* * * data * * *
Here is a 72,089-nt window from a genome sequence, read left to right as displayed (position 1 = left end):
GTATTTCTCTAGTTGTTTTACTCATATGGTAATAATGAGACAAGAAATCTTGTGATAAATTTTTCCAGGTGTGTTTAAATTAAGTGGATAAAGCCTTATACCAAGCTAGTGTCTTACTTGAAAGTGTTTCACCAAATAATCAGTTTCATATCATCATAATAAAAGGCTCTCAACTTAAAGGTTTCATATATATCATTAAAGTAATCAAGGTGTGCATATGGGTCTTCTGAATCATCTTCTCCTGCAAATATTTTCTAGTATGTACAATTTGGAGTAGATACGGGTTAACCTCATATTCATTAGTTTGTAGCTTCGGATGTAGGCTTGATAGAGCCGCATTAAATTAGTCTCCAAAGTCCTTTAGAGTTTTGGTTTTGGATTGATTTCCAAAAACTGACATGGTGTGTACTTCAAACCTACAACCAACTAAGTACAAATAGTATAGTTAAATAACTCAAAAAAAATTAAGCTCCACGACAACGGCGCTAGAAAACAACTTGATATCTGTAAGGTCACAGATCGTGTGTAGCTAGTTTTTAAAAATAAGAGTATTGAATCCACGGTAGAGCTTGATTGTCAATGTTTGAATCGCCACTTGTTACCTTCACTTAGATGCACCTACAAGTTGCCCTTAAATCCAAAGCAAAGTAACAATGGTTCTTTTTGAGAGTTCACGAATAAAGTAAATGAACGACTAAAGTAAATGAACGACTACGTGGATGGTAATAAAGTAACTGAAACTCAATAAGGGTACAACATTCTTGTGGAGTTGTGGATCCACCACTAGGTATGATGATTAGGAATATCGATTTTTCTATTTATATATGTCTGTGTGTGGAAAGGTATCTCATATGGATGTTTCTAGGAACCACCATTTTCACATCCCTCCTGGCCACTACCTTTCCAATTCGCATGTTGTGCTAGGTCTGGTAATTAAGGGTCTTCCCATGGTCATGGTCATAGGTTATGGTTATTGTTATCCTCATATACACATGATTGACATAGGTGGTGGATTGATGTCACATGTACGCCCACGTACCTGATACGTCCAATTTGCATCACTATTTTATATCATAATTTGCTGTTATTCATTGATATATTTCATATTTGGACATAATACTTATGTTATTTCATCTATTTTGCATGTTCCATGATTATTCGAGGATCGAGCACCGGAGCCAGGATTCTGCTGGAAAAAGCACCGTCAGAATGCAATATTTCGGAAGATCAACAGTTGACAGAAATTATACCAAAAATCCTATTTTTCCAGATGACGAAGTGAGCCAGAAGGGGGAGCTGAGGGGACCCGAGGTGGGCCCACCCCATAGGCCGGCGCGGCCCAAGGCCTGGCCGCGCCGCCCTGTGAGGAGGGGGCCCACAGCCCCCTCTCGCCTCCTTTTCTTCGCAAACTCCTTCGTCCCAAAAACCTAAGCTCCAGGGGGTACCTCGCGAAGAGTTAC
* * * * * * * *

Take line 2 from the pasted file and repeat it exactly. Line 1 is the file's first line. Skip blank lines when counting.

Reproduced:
GTATTTCTCTAGTTGTTTTACTCATATGGTAATAATGAGACAAGAAATCTTGTGATAAATTTTTCCAGGTGTGTTTAAATTAAGTGGATAAAGCCTTATACCAAGCTAGTGTCTTACTTGAAAGTGTTTCACCAAATAATCAGTTTCATATCATCATAATAAAAGGCTCTCAACTTAAAGGTTTCATATATATCATTAAAGTAATCAAGGTGTGCATATGGGTCTTCTGAATCATCTTCTCCTGCAAATATTTTCTAGTATGTACAATTTGGAGTAGATACGGGTTAACCTCATATTCATTAGTTTGTAGCTTCGGATGTAGGCTTGATAGAGCCGCATTAAATTAGTCTCCAAAGTCCTTTAGAGTTTTGGTTTTGGATTGATTTCCAAAAACTGACATGGTGTGTACTTCAAACCTACAACCAACTAAGTACAAATAGTATAGTTAAATAACTCAAAAAAAATTAAGCTCCACGACAACGGCGCTAGAAAACAACTTGATATCTGTAAGGTCACAGATCGTGTGTAGCTAGTTTTTAAAAATAAGAGTATTGAATCCACGGTAGAGCTTGATTGTCAATGTTTGAATCGCCACTTGTTACCTTCACTTAGATGCACCTACAAGTTGCCCTTAAATCCAAAGCAAAGTAACAATGGTTCTTTTTGAGAGTTCACGAATAAAGTAAATGAACGACTAAAGTAAATGAACGACTACGTGGATGGTAATAAAGTAACTGAAACTCAATAAGGGTACAACATTCTTGTGGAGTTGTGGATCCACCACTAGGTATGATGATTAGGAATATCGATTTTTCTATTTATATATGTCTGTGTGTGGAAAGGTATCTCATATGGATGTTTCTAGGAACCACCATTTTCACATCCCTCCTGGCCACTACCTTTCCAATTCGCATGTTGTGCTAGGTCTGGTAATTAAGGGTCTTCCCATGGTCATGGTCATAGGTTATGGTTATTGTTATCCTCATATACACATGATTGACATAGGTGGTGGATTGATGTCACATGTACGCCCACGTACCTGATACGTCCAATTTGCATCACTATTTTATATCATAATTTGCTGTTATTCATTGATATATTTCATATTTGGACATAATACTTATGTTATTTCATCTATTTTGCATGTTCCATGATTATTCGAGGATCGAGCACCGGAGCCAGGATTCTGCTGGAAAAAGCACCGTCAGAATGCAATATTTCGGAAGATCAACAGTTGACAGAAATTATACCAAAAATCCTATTTTTCCAGATGACGAAGTGAGCCAGAAGGGGGAGCTGAGGGGACCCGAGGTGGGCCCACCCCATAGGCCGGCGCGGCCCAAGGCCTGGCCGCGCCGCCCTGTGAGGAGGGGGCCCACAGCCCCCTCTCGCCTCCTTTTCTTCGCAAACTCCTTCGTCCCAAAAACCTAAGCTCCAGGGGGTACCTCGCGAAGAGTTAC